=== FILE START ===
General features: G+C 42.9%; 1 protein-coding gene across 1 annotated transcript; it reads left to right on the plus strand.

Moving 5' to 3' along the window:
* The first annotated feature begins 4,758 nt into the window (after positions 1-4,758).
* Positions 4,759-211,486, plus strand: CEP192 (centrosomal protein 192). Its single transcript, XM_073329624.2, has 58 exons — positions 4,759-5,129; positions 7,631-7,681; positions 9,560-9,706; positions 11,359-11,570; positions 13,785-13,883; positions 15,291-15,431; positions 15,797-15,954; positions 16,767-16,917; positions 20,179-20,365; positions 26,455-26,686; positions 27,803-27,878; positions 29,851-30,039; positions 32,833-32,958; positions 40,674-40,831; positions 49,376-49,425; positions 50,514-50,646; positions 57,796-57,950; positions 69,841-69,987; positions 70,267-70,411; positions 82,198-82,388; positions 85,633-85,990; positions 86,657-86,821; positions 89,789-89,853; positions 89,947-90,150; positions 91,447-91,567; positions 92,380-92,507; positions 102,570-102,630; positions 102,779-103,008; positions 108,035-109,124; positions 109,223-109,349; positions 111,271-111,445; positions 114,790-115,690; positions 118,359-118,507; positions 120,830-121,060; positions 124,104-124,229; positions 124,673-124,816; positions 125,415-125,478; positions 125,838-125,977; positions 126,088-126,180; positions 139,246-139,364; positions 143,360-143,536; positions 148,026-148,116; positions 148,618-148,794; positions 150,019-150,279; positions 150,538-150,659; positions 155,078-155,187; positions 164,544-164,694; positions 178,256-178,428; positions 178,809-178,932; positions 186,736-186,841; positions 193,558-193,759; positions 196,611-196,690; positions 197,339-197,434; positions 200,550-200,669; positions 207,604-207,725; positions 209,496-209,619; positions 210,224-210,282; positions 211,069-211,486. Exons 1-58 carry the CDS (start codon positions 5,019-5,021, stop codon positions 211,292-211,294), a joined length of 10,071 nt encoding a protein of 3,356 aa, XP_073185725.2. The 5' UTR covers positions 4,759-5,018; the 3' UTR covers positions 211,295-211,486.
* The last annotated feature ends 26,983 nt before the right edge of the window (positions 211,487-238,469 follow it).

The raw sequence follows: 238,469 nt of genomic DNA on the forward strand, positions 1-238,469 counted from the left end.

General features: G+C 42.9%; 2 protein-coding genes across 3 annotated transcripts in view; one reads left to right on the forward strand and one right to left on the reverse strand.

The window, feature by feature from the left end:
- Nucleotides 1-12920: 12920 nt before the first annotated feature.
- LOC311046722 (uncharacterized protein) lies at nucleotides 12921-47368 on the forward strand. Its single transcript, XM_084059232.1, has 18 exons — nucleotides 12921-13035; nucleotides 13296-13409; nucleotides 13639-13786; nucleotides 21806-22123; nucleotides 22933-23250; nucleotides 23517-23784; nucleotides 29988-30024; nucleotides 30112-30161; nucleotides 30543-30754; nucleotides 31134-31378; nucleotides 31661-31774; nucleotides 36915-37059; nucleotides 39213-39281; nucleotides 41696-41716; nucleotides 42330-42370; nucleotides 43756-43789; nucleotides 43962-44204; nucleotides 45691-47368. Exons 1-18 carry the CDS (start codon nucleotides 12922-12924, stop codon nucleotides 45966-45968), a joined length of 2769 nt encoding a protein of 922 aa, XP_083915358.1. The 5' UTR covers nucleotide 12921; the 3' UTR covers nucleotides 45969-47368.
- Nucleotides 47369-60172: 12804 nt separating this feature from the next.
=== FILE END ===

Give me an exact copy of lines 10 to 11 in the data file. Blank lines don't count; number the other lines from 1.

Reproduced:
- LOC311046722 (uncharacterized protein) lies at nucleotides 12921-47368 on the forward strand. Its single transcript, XM_084059232.1, has 18 exons — nucleotides 12921-13035; nucleotides 13296-13409; nucleotides 13639-13786; nucleotides 21806-22123; nucleotides 22933-23250; nucleotides 23517-23784; nucleotides 29988-30024; nucleotides 30112-30161; nucleotides 30543-30754; nucleotides 31134-31378; nucleotides 31661-31774; nucleotides 36915-37059; nucleotides 39213-39281; nucleotides 41696-41716; nucleotides 42330-42370; nucleotides 43756-43789; nucleotides 43962-44204; nucleotides 45691-47368. Exons 1-18 carry the CDS (start codon nucleotides 12922-12924, stop codon nucleotides 45966-45968), a joined length of 2769 nt encoding a protein of 922 aa, XP_083915358.1. The 5' UTR covers nucleotide 12921; the 3' UTR covers nucleotides 45969-47368.
- Nucleotides 47369-60172: 12804 nt separating this feature from the next.